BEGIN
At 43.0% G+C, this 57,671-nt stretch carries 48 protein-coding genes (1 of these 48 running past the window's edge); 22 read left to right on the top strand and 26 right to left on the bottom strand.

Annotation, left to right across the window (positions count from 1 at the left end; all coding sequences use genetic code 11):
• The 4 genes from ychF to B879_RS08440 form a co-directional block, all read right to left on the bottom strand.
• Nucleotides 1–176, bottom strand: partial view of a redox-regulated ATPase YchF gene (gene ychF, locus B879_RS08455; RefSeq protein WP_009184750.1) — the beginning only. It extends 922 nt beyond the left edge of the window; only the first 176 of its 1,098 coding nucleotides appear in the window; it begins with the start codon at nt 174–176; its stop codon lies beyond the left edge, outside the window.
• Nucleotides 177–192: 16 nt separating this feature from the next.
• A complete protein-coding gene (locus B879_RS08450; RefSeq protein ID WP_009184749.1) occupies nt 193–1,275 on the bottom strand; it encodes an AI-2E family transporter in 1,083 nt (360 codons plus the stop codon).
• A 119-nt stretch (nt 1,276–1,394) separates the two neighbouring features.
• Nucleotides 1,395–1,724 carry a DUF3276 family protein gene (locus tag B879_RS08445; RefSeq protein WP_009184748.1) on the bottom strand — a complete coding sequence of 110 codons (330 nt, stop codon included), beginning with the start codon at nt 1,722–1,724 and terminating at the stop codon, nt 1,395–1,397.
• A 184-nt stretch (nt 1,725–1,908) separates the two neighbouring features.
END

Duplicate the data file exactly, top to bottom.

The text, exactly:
At 43.0% G+C, this 57,671-nt stretch carries 48 protein-coding genes (1 of these 48 running past the window's edge); 22 read left to right on the top strand and 26 right to left on the bottom strand.

Annotation, left to right across the window (positions count from 1 at the left end; all coding sequences use genetic code 11):
• The 4 genes from ychF to B879_RS08440 form a co-directional block, all read right to left on the bottom strand.
• Nucleotides 1–176, bottom strand: partial view of a redox-regulated ATPase YchF gene (gene ychF, locus B879_RS08455; RefSeq protein WP_009184750.1) — the beginning only. It extends 922 nt beyond the left edge of the window; only the first 176 of its 1,098 coding nucleotides appear in the window; it begins with the start codon at nt 174–176; its stop codon lies beyond the left edge, outside the window.
• Nucleotides 177–192: 16 nt separating this feature from the next.
• A complete protein-coding gene (locus B879_RS08450; RefSeq protein ID WP_009184749.1) occupies nt 193–1,275 on the bottom strand; it encodes an AI-2E family transporter in 1,083 nt (360 codons plus the stop codon).
• A 119-nt stretch (nt 1,276–1,394) separates the two neighbouring features.
• Nucleotides 1,395–1,724 carry a DUF3276 family protein gene (locus tag B879_RS08445; RefSeq protein WP_009184748.1) on the bottom strand — a complete coding sequence of 110 codons (330 nt, stop codon included), beginning with the start codon at nt 1,722–1,724 and terminating at the stop codon, nt 1,395–1,397.
• A 184-nt stretch (nt 1,725–1,908) separates the two neighbouring features.